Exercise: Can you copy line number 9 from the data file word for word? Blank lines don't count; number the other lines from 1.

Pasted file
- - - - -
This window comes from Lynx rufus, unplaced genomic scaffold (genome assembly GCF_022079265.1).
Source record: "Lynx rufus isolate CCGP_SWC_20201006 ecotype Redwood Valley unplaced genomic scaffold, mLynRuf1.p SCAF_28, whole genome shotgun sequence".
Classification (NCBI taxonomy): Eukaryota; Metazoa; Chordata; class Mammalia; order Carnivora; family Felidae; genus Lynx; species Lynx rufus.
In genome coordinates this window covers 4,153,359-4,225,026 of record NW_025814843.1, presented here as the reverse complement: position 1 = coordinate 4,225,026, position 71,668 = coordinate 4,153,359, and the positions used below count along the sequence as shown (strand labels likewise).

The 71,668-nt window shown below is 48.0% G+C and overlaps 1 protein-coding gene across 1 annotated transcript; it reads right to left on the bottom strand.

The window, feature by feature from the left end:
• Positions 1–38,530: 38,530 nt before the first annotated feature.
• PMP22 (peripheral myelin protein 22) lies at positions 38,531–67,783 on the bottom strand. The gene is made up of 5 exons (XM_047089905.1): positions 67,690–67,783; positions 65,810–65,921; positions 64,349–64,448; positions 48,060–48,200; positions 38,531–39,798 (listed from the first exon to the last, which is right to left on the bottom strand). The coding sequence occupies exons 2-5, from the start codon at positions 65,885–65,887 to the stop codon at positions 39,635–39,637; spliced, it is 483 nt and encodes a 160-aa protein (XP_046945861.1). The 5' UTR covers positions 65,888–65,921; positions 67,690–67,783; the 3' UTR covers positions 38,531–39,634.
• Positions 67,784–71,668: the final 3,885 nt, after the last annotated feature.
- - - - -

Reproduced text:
• Positions 67,784–71,668: the final 3,885 nt, after the last annotated feature.